Along with the vice president, second lady Karen Pence and Surgeon General Jerome Adams will be administered the vaccine, which has received emergency use authorization and is being rolled out nationwide.
Dr. Anthony Fauci, the nation’s top infectious disease expert, said earlier this week that he’d recommend both Trump and Pence receive the Covid-19 vaccine.
“You still want to protect people who are, you know, very important to our country right now,” Fauci, the director of the National Institute of Allergy and Infectious Diseases, said Tuesday on ABC’s “Good Morning America.” “Even though the President himself was infected and he has likely antibodies that likely would be protective, we’re not sure how long that protection lasts.”
Asked by a reporter last week if there was a plan to publicize the milestone in the US, Health and Human Services Secretary Alex Azar said, “You make me feel as if we should.”
The bewilderment highlighted the federal government’s lagging effort to instill public trust in the vaccine, which has often been treated as a political prize — and has been greeted with unusually high skepticism from the American public.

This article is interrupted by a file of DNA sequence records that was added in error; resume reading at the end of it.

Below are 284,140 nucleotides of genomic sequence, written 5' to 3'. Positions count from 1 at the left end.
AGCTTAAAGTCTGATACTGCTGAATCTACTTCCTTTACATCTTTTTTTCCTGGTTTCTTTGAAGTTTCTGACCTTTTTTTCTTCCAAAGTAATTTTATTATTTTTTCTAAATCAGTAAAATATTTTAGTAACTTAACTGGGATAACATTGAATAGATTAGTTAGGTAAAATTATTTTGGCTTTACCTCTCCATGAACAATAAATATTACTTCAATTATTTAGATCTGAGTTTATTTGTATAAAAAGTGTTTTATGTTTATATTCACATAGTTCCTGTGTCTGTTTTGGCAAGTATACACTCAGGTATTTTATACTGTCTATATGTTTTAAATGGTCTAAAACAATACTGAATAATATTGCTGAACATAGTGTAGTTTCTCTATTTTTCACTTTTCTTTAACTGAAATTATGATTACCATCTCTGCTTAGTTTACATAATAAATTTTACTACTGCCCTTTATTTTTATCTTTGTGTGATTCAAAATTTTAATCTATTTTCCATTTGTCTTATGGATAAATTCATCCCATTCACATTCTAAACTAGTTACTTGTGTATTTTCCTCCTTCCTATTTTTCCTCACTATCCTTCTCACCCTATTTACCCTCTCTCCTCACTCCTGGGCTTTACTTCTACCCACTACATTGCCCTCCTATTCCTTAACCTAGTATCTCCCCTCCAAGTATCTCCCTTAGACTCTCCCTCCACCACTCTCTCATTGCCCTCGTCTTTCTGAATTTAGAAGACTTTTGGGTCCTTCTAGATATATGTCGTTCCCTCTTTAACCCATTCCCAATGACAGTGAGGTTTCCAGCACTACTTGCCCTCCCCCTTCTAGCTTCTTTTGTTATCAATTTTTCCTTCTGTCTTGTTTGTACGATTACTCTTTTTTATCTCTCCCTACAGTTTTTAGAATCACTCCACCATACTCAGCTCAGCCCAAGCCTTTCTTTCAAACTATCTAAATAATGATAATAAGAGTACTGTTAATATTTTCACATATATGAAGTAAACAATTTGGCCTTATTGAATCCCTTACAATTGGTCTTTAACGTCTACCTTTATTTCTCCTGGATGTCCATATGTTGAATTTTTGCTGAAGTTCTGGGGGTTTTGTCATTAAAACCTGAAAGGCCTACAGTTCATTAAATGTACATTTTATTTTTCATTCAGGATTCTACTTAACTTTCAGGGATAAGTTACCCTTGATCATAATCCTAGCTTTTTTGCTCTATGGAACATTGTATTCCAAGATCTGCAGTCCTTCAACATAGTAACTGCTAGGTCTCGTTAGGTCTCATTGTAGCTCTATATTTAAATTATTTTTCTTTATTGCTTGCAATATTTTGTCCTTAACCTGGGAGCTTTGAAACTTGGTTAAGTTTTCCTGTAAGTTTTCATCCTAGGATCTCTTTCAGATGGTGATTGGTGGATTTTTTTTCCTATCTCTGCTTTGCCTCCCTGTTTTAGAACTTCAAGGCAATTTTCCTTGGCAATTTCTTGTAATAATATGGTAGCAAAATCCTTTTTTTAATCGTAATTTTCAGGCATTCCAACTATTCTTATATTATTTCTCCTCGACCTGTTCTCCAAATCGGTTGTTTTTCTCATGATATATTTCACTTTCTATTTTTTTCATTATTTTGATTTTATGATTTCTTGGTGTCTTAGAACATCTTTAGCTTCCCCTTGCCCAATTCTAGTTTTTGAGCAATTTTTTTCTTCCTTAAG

The percentage of Americans willing to take the vaccine is climbing, but it’s still lower among some key groups.
When asked why Trump wouldn’t want to take the vaccine to set an example that it is safe and heed the advice of public health experts, White House press secretary Kayleigh McEnany said earlier this week, “Because he also wants to show Americans that our priority are the most vulnerable.”
McEnany said “career staff” and “national security staff” would be vaccinated for the purposes of continuity of government, as well as a “small group” of senior administration officials.
Some government officials have already been inoculated: Acting Secretary of Defense Christopher Miller received his vaccine Monday afternoon at Walter Reed National Military Medical Center.
Most of the West Wing had been slated to be vaccinated until the President announced he was rescinding that plan once it became public. White House officials have described it as a difficult position: They are torn between wanting to instill public confidence in the vaccine by taking it and not wanting to be seen as jumping the line, given the limited supply.
CNN’s MJ Lee, Jeff Zeleny, Jim Acosta, Kaitlan Collins, Caroline Kelly, Annie Grayer, Sara Murray and Ellie Kaufman contributed to this report.